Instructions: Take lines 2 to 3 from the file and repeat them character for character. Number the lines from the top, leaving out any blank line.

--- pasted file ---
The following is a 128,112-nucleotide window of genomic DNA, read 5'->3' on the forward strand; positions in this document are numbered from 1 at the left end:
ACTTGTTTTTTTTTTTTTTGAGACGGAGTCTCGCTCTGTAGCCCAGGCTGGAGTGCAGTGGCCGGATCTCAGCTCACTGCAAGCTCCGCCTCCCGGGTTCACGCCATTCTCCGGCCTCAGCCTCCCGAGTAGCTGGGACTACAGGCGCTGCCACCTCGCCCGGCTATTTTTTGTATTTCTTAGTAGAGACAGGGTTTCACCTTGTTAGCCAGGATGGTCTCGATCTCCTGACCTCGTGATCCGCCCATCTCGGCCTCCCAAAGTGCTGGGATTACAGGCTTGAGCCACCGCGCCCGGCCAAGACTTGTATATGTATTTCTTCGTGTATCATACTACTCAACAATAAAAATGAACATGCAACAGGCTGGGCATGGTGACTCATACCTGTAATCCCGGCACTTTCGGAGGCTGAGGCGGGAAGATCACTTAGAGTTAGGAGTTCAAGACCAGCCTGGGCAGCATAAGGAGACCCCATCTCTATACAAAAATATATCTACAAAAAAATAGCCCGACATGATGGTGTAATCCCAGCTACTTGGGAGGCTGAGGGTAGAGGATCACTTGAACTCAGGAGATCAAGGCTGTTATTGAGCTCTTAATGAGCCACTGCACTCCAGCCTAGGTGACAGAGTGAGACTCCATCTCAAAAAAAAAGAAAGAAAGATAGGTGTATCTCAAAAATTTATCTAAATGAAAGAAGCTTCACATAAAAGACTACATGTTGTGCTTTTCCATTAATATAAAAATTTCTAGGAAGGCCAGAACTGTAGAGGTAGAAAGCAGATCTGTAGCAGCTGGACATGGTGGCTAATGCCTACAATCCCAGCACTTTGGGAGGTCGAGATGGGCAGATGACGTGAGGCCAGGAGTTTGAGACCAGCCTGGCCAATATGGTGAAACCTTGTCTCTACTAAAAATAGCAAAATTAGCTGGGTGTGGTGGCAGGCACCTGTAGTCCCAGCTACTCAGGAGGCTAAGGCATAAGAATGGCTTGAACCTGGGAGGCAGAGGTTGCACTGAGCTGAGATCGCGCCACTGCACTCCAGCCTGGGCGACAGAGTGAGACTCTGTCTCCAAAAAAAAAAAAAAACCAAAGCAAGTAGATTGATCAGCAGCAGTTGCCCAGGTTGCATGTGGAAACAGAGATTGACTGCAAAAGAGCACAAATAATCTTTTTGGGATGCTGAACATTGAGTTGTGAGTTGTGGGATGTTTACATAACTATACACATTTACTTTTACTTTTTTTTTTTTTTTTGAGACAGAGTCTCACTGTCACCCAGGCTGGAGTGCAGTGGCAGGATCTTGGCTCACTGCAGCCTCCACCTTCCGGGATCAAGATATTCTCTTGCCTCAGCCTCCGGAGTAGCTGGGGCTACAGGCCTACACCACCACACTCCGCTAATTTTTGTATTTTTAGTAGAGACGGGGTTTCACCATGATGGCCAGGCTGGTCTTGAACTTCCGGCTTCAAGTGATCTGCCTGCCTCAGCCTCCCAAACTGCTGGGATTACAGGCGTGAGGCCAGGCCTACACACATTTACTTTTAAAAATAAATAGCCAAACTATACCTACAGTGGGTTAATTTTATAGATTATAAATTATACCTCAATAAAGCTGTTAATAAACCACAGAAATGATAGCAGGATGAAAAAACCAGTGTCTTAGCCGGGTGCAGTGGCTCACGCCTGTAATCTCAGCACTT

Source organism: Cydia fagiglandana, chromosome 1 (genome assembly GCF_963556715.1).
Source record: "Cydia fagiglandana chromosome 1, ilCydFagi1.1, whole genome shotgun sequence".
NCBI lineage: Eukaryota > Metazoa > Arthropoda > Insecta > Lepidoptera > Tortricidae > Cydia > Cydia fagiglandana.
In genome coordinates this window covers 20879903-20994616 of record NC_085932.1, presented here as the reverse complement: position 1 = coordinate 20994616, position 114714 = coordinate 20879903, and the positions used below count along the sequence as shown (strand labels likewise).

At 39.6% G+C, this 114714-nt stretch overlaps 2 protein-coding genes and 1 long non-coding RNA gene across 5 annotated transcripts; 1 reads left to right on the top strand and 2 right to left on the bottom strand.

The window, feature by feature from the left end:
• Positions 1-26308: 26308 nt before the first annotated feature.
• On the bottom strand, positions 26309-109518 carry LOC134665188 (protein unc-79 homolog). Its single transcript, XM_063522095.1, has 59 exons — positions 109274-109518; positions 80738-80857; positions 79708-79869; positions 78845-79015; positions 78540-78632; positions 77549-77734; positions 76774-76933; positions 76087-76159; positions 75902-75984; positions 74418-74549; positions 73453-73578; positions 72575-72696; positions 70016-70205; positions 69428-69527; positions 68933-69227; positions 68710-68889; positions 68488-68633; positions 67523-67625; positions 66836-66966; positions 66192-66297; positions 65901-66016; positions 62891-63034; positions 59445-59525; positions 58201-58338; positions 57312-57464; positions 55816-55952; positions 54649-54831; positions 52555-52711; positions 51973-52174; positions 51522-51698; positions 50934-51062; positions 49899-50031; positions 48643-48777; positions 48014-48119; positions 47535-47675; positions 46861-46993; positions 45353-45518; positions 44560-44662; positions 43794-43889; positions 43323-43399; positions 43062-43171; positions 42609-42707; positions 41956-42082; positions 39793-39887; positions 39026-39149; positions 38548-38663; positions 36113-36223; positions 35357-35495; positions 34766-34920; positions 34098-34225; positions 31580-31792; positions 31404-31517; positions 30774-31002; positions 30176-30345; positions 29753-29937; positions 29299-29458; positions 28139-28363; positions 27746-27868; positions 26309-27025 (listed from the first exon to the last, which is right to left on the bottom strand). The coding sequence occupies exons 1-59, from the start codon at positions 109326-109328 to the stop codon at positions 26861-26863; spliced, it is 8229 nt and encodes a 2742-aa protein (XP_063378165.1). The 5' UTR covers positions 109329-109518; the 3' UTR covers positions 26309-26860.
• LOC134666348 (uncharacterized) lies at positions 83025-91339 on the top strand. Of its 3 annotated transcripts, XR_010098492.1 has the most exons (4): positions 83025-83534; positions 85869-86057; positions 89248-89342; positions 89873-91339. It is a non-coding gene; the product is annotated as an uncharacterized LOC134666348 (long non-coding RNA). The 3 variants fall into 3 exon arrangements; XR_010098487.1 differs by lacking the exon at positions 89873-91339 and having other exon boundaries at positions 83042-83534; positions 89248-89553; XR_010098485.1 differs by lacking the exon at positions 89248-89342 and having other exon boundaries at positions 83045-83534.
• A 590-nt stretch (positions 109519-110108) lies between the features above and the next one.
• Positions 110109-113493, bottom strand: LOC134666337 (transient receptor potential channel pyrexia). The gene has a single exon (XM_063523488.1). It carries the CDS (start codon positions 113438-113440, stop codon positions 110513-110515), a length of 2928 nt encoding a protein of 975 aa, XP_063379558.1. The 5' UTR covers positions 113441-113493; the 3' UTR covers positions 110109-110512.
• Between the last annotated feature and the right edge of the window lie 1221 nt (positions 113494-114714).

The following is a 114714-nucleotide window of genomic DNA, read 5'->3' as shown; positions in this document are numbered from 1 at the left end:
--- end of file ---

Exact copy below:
ACTTGTTTTTTTTTTTTTTGAGACGGAGTCTCGCTCTGTAGCCCAGGCTGGAGTGCAGTGGCCGGATCTCAGCTCACTGCAAGCTCCGCCTCCCGGGTTCACGCCATTCTCCGGCCTCAGCCTCCCGAGTAGCTGGGACTACAGGCGCTGCCACCTCGCCCGGCTATTTTTTGTATTTCTTAGTAGAGACAGGGTTTCACCTTGTTAGCCAGGATGGTCTCGATCTCCTGACCTCGTGATCCGCCCATCTCGGCCTCCCAAAGTGCTGGGATTACAGGCTTGAGCCACCGCGCCCGGCCAAGACTTGTATATGTATTTCTTCGTGTATCATACTACTCAACAATAAAAATGAACATGCAACAGGCTGGGCATGGTGACTCATACCTGTAATCCCGGCACTTTCGGAGGCTGAGGCGGGAAGATCACTTAGAGTTAGGAGTTCAAGACCAGCCTGGGCAGCATAAGGAGACCCCATCTCTATACAAAAATATATCTACAAAAAAATAGCCCGACATGATGGTGTAATCCCAGCTACTTGGGAGGCTGAGGGTAGAGGATCACTTGAACTCAGGAGATCAAGGCTGTTATTGAGCTCTTAATGAGCCACTGCACTCCAGCCTAGGTGACAGAGTGAGACTCCATCTCAAAAAAAAAGAAAGAAAGATAGGTGTATCTCAAAAATTTATCTAAATGAAAGAAGCTTCACATAAAAGACTACATGTTGTGCTTTTCCATTAATATAAAAATTTCTAGGAAGGCCAGAACTGTAGAGGTAGAAAGCAGATCTGTAGCAGCTGGACATGGTGGCTAATGCCTACAATCCCAGCACTTTGGGAGGTCGAGATGGGCAGATGACGTGAGGCCAGGAGTTTGAGACCAGCCTGGCCAATATGGTGAAACCTTGTCTCTACTAAAAATAGCAAAATTAGCTGGGTGTGGTGGCAGGCACCTGTAGTCCCAGCTACTCAGGAGGCTAAGGCATAAGAATGGCTTGAACCTGGGAGGCAGAGGTTGCACTGAGCTGAGATCGCGCCACTGCACTCCAGCCTGGGCGACAGAGTGAGACTCTGTCTCCAAAAAAAAAAAAAAACCAAAGCAAGTAGATTGATCAGCAGCAGTTGCCCAGGTTGCATGTGGAAACAGAGATTGACTGCAAAAGAGCACAAATAATCTTTTTGGGATGCTGAACATTGAGTTGTGAGTTGTGGGATGTTTACATAACTATACACATTTACTTTTACTTTTTTTTTTTTTTTTGAGACAGAGTCTCACTGTCACCCAGGCTGGAGTGCAGTGGCAGGATCTTGGCTCACTGCAGCCTCCACCTTCCGGGATCAAGATATTCTCTTGCCTCAGCCTCCGGAGTAGCTGGGGCTACAGGCCTACACCACCACACTCCGCTAATTTTTGTATTTTTAGTAGAGACGGGGTTTCACCATGATGGCCAGGCTGGTCTTGAACTTCCGGCTTCAAGTGATCTGCCTGCCTCAGCCTCCCAAACTGCTGGGATTACAGGCGTGAGGCCAGGCCTACACACATTTACTTTTAAAAATAAATAGCCAAACTATACCTACAGTGGGTTAATTTTATAGATTATAAATTATACCTCAATAAAGCTGTTAATAAACCACAGAAATGATAGCAGGATGAAAAAACCAGTGTCTTAGCCGGGTGCAGTGGCTCACGCCTGTAATCTCAGCACTT

Source organism: Cydia fagiglandana, chromosome 1 (genome assembly GCF_963556715.1).